The Bolivian government met with indigenous Amazon residents Sunday to discuss plans for a highway that would run through their homeland.
The meetings were held in the town of San Miguelito, in the Isiboro Secure National Park and Indigenous Territory (TIPNIS), with Public Works Minister Vladimir Sanchez, observers with the Organization of American States and the Union of South America all present, according to Agence France-Presse. Talks are aimed at asking the 33,000 mostly indigenous residents if they want the 200-mile highway that would cut through their reserve and, if so, on what terms. Discussions will last a month and the results will be known after two.
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Evo Morales, Bolivia's first native president, has been at odds with his indigenous support base because of the $420 million Amazon highway project, which residents have fiercely opposed, reported Reuters. The road is Morales's main project in his attempt to boost infrastructure investment in the South American country.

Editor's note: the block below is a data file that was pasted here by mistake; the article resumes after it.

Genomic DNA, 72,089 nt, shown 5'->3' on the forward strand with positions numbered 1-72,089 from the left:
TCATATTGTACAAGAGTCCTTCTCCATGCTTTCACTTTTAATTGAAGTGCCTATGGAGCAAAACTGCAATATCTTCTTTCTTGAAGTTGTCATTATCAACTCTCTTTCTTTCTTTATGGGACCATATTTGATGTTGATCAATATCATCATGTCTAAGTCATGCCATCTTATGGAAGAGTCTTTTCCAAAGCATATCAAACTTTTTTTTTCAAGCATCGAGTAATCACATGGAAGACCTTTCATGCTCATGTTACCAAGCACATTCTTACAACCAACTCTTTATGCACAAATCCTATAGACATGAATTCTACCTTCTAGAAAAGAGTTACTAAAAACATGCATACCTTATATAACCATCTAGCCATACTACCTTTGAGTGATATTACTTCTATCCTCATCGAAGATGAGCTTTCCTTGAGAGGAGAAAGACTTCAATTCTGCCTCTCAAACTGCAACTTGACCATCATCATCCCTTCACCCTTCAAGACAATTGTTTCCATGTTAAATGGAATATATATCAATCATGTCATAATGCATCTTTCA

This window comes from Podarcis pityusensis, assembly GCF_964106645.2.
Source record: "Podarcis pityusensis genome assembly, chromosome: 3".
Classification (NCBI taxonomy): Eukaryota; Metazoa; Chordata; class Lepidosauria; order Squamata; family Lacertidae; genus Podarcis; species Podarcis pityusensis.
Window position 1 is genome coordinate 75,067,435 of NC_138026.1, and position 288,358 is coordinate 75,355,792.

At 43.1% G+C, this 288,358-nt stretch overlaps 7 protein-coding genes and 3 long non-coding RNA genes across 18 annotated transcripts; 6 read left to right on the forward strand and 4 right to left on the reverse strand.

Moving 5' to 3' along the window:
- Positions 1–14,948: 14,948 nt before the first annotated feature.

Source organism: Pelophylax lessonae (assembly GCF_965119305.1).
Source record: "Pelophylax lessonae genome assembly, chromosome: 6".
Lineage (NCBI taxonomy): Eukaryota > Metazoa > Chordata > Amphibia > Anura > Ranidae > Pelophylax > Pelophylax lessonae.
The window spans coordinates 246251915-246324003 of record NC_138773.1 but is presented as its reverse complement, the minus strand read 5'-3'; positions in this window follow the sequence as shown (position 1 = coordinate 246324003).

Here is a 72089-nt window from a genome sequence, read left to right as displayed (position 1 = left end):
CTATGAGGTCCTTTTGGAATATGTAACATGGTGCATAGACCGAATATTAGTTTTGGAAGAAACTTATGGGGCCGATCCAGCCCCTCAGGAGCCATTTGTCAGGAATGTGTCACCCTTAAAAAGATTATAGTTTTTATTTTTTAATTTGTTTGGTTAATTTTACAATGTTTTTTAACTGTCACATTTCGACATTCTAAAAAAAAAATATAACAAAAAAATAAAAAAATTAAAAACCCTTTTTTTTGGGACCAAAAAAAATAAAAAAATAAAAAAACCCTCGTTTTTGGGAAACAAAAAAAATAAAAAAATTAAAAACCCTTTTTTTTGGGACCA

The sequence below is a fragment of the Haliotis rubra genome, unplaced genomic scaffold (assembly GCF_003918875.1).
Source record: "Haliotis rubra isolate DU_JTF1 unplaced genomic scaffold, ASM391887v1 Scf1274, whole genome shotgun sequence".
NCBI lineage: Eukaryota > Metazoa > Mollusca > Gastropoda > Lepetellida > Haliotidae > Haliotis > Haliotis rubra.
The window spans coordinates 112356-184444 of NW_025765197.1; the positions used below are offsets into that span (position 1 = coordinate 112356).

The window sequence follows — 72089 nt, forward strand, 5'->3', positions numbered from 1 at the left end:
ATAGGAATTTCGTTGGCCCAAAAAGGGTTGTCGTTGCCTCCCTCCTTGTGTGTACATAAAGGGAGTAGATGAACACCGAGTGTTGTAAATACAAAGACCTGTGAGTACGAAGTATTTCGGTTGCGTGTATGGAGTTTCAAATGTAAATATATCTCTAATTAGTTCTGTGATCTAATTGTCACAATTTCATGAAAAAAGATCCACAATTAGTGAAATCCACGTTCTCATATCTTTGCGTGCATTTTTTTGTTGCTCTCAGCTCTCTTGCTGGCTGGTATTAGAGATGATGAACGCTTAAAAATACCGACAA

"The state will respect the decisions and opinions of the inhabitants of TIPNIS," Minister of Water and the Environment Felipe Quispe said to Reuters. "They will decide the future of their territory, which has been declared intangible."
While the Morales government has said the highway will help Bolivia's economy, the country's main lowlands Indian federation argued that it would cause environmental damage in the undeveloped area, which is believed to hold deposits of minerals and oil, according to the Associated Press. The federation said boycotting the talks is the only way to go, since it believes they are set up to favor Morales's side, as voting by newly arrived ranchers, coca farmers and other settlers who don't have the same connection to the land is allowed.